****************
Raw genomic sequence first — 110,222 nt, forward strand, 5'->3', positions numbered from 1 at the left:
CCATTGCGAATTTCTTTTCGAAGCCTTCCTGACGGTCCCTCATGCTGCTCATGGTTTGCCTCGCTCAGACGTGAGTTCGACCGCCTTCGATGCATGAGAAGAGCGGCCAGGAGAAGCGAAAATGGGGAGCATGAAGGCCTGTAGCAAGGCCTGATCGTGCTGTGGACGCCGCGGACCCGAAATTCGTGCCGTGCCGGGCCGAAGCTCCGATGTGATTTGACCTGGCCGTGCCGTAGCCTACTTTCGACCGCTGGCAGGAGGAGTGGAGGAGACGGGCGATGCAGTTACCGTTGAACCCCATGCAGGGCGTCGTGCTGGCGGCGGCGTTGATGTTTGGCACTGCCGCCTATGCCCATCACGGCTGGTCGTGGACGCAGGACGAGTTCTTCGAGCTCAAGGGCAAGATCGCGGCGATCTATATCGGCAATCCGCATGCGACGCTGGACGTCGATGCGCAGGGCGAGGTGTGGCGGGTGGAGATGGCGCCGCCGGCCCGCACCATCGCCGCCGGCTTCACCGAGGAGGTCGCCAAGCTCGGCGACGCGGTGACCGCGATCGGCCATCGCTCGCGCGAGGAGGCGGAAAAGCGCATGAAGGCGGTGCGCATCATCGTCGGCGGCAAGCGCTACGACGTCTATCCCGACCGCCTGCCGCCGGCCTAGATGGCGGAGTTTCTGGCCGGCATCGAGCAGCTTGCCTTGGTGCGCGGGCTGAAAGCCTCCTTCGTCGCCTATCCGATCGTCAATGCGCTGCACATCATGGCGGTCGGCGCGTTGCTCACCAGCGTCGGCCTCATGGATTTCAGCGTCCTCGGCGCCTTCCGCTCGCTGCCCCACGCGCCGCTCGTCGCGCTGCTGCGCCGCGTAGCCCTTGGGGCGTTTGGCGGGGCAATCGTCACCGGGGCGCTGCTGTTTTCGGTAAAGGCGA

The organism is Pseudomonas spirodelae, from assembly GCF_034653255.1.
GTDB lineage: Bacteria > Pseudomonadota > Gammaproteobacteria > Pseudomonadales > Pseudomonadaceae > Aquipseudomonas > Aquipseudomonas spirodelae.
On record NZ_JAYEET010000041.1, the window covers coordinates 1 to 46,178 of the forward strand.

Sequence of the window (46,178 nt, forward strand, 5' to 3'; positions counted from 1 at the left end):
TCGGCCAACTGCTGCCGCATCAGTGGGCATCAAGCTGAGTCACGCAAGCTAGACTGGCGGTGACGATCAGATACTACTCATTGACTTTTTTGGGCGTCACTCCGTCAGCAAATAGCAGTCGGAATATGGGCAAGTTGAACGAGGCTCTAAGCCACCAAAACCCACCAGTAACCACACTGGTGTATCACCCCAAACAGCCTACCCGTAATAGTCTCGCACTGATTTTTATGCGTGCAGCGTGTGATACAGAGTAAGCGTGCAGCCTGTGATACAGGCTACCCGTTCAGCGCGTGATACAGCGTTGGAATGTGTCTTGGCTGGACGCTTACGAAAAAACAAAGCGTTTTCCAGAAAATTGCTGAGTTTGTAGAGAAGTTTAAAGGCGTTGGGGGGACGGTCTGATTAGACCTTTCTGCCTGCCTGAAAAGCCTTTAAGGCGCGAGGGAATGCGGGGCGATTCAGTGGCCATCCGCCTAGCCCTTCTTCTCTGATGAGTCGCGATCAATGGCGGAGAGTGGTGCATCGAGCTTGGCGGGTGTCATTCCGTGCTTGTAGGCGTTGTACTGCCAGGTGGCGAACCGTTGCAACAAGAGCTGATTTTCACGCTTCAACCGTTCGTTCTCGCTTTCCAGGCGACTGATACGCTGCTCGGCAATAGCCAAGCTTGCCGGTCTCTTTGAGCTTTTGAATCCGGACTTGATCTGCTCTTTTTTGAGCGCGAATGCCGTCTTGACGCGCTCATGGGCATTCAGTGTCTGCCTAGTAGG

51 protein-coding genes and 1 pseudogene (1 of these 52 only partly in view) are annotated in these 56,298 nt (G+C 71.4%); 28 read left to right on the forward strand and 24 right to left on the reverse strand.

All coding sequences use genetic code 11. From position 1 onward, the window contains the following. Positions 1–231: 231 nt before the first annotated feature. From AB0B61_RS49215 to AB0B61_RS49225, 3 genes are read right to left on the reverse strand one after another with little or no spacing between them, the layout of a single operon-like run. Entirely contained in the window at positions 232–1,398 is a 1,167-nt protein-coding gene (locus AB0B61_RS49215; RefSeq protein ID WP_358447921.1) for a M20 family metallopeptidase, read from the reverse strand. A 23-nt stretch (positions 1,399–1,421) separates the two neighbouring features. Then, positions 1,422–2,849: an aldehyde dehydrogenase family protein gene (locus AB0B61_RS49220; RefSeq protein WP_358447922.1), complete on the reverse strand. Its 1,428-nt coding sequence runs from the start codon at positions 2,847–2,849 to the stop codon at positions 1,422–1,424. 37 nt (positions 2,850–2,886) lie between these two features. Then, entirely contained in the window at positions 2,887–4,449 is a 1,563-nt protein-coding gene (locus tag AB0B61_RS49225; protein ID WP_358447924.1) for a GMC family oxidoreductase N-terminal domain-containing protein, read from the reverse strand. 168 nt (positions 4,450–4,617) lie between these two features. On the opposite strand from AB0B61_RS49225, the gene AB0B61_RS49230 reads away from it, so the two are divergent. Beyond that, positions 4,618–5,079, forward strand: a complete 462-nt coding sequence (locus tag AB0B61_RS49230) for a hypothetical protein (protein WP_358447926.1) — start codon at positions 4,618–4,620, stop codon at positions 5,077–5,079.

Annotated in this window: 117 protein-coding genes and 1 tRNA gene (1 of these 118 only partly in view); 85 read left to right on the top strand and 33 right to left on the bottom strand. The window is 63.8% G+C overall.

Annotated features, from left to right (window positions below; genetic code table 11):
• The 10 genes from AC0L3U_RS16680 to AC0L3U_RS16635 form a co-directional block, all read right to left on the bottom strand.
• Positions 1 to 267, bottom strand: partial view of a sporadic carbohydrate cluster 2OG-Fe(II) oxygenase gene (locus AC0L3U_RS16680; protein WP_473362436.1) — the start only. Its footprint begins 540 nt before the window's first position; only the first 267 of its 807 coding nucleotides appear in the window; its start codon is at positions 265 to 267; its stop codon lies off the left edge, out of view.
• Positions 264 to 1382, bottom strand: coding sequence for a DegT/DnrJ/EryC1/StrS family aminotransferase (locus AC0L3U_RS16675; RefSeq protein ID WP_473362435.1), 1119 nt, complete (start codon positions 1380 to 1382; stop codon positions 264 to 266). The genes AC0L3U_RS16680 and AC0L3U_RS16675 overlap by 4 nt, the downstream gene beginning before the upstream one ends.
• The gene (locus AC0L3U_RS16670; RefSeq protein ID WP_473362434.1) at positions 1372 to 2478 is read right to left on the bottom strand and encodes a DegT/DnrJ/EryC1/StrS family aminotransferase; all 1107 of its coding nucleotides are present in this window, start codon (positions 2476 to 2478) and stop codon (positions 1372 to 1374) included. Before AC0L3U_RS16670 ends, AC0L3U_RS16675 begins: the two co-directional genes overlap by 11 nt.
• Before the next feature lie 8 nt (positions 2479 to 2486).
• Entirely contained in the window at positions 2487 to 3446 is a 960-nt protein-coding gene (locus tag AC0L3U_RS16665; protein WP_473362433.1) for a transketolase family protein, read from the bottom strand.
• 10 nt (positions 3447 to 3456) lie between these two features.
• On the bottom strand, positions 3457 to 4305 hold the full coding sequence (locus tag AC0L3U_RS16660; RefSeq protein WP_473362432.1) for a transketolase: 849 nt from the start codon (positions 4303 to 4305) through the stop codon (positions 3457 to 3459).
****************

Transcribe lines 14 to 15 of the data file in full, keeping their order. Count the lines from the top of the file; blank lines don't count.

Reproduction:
• Positions 264 to 1382, bottom strand: coding sequence for a DegT/DnrJ/EryC1/StrS family aminotransferase (locus AC0L3U_RS16675; RefSeq protein ID WP_473362435.1), 1119 nt, complete (start codon positions 1380 to 1382; stop codon positions 264 to 266). The genes AC0L3U_RS16680 and AC0L3U_RS16675 overlap by 4 nt, the downstream gene beginning before the upstream one ends.
• The gene (locus AC0L3U_RS16670; RefSeq protein ID WP_473362434.1) at positions 1372 to 2478 is read right to left on the bottom strand and encodes a DegT/DnrJ/EryC1/StrS family aminotransferase; all 1107 of its coding nucleotides are present in this window, start codon (positions 2476 to 2478) and stop codon (positions 1372 to 1374) included. Before AC0L3U_RS16670 ends, AC0L3U_RS16675 begins: the two co-directional genes overlap by 11 nt.